John Runciman PhD PEng

 

 

Investigators: RJ Runciman and J Thomason

Grad Student:  Z Salo

 

The multibillion dollar horse industry is literally built on horse hooves.  In competition, these same hooves are shod using an approach that hasn’t changed significantly in a milenia- metal shoes held in place with crimped off square nails. Recognizing the incongruity of this situation it isn’t then difficult to believe that we actually know very little about the function of the equine hoof.

 

Our recent  “hoof” project is the latest in a series of projects focused on broadening our understanding of hoof function with the aim of improving equine health and athletic performance.  This research program has been conducted in conjunction with Dr Jeff Thomason of the U of G Biomedical Science Department.  Previous hoof projects have included measuring the viscoelastic material properties of hoof materials, natural resonance of whole hooves, horseshoe nail fixation and hoof to ground friction. See my publications for details on these projects. The most recent project built on these previous studies and modeled both hoof mechanical loading and dynamic function.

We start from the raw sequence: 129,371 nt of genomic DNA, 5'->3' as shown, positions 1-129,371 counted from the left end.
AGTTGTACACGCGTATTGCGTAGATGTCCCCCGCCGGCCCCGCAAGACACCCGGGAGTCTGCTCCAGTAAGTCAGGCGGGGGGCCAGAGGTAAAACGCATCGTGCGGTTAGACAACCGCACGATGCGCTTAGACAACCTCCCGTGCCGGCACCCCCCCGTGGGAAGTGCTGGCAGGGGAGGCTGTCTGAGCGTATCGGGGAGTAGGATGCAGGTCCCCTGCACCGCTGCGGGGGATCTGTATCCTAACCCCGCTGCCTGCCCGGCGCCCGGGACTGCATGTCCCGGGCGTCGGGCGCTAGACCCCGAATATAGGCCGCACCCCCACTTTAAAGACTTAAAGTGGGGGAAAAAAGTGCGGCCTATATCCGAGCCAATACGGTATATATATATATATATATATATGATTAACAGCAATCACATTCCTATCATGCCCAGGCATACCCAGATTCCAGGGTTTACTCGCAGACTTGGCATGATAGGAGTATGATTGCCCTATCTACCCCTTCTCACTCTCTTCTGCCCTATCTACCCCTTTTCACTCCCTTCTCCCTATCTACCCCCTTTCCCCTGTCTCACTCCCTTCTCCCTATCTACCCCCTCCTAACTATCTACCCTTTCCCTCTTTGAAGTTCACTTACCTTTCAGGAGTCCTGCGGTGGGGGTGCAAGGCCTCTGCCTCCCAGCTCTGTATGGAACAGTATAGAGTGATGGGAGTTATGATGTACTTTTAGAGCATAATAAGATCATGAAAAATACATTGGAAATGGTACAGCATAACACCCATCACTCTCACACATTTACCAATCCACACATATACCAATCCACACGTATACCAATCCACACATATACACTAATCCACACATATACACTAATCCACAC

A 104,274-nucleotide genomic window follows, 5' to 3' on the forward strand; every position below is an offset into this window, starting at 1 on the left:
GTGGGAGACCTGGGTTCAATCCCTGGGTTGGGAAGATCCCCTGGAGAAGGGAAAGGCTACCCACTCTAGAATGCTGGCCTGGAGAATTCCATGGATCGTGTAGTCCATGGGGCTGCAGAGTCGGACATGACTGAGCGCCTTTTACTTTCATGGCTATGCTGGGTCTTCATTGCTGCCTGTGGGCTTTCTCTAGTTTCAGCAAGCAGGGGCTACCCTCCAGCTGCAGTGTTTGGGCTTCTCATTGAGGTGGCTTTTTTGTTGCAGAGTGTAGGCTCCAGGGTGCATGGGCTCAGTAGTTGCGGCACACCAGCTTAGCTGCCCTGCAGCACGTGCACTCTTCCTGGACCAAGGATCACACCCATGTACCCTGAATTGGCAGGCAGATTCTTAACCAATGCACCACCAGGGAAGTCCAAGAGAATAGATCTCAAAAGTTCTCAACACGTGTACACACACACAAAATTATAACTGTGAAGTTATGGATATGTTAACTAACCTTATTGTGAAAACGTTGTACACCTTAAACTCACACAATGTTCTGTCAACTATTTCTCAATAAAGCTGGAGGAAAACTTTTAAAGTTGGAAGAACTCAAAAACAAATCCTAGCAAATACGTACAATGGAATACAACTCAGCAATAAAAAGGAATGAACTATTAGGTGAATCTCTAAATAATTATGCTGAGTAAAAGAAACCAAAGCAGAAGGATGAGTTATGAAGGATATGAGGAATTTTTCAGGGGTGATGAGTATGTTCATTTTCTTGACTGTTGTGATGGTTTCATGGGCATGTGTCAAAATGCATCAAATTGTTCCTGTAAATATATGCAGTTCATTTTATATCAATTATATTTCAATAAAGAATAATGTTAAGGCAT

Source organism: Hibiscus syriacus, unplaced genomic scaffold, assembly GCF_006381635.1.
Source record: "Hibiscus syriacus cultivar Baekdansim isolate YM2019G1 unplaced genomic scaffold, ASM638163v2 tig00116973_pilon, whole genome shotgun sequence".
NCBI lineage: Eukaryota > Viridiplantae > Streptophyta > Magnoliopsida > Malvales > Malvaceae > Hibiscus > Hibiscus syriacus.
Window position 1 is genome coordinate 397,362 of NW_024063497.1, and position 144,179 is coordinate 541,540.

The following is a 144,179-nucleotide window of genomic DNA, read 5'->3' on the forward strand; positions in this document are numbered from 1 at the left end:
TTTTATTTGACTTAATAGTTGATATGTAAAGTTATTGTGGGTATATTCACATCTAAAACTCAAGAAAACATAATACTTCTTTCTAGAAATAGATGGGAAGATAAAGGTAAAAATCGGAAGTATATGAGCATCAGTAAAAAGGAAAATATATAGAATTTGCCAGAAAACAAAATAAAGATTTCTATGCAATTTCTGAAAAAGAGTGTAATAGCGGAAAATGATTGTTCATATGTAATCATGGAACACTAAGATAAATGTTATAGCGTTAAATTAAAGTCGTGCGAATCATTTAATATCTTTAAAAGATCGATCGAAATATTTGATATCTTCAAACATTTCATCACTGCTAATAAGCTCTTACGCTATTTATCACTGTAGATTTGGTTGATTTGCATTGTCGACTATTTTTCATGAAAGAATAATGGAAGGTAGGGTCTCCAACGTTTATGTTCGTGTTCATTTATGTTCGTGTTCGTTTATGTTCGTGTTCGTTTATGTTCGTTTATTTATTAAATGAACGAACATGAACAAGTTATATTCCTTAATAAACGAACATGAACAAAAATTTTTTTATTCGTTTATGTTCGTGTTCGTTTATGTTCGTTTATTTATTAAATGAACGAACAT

This study utilized the U of G MRI facilities to capture hoof structures of 15 animals.  Resulting MRI slices were then used to define 2-d geometry of the hoof structures of interest, Figure 1.  This slice information was then digitized and combined to give digitized 3-d hoof structures for each animal, known as solid models, suitable for mechanical modeling and analysis purposes, Figure 2. Using known loading conditions and material properties, mechanical analyses was performed on the hooves.

 

Equine Hoof Research

Figure 1: One MRI section showing digitized points outlining the coffin bone.

Figure 2: 3-D models of hoof wall and coffin bone combined.

Figure 3: Mechanical stresses calculated to act in the coffin bone under normal loading.